The scale of interpretation can be more quantitative than in stage 1,observation. Again, the ISO 992115 and the ISO 199916 standards are used respectively to scale the discomfort and the risk of hearing impairment, and the interpretation is not done simply in terms of compliance or not with a limit, but on a rather continuous scale, from light discomfort, to a probability that 75% of the exposed group has a “material hearing impairment” at the age of 55 years in case of an exposure to these conditions during 35 years.

Discomfort is linked not to the level of personal exposure to noise but rather to the equivalent level in the short term.

The risk of hearing impairment on the contrary is related to the LPE. A double scale for hearing impairments of 25 and 50 dB is used to avoid the misconception that a worker is “deaf” above a given hearing impairment and is “not deaf” below it.

The users are then invited to go through the list of possible solutions and identify what could be done to reduce the risk of discomfort or hearing impairment.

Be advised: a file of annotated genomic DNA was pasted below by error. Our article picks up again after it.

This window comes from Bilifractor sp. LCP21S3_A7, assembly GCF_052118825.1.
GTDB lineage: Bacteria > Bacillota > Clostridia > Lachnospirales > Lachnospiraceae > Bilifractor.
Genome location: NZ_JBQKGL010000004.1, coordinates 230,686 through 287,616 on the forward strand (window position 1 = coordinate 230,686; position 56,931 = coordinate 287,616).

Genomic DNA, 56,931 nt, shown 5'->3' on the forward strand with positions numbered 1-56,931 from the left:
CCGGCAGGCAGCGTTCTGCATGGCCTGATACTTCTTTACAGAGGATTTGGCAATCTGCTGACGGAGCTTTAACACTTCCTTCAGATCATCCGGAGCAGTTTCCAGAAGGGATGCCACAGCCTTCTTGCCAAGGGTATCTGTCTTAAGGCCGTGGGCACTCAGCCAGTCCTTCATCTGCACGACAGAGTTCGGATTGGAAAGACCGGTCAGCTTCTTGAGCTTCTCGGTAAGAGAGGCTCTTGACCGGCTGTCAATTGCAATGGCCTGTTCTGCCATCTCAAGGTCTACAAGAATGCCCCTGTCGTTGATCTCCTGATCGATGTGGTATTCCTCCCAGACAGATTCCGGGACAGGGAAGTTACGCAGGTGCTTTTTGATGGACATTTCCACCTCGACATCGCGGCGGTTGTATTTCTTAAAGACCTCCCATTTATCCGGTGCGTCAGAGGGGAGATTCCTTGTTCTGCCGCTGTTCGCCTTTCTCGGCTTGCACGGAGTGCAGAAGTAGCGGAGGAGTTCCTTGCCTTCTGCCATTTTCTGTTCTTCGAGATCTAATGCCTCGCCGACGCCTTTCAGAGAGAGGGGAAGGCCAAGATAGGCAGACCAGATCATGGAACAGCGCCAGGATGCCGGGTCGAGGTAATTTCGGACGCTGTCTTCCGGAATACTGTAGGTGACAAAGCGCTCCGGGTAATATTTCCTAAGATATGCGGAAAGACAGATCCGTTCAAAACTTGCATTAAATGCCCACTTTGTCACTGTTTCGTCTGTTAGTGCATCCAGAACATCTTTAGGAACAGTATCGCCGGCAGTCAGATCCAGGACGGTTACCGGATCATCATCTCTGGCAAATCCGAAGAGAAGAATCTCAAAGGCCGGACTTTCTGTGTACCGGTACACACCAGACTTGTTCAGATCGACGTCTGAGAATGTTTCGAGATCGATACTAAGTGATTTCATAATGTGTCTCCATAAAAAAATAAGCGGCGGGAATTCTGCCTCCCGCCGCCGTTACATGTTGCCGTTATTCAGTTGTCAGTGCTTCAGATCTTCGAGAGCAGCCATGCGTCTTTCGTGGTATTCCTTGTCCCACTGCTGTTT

As in stage 1, observation, they are invited to estimate what the situation might be if these solutions were implemented and to estimate the residual risk. If this risk is unacceptable, additional efforts and information are required: a stage 3, expertise, must be undertaken with the further assistance of an expert.

They will finally draw up the inventory of the technical measures, define deadlines, and allocate responsibilities for actions.

At this stage, more than in stage 1,observation, the users have adequate training and enough information to determine whether personal protection must be worn; what protection should be carried out, by whom, when and for how long; who should participate in the audiometric programme, and when.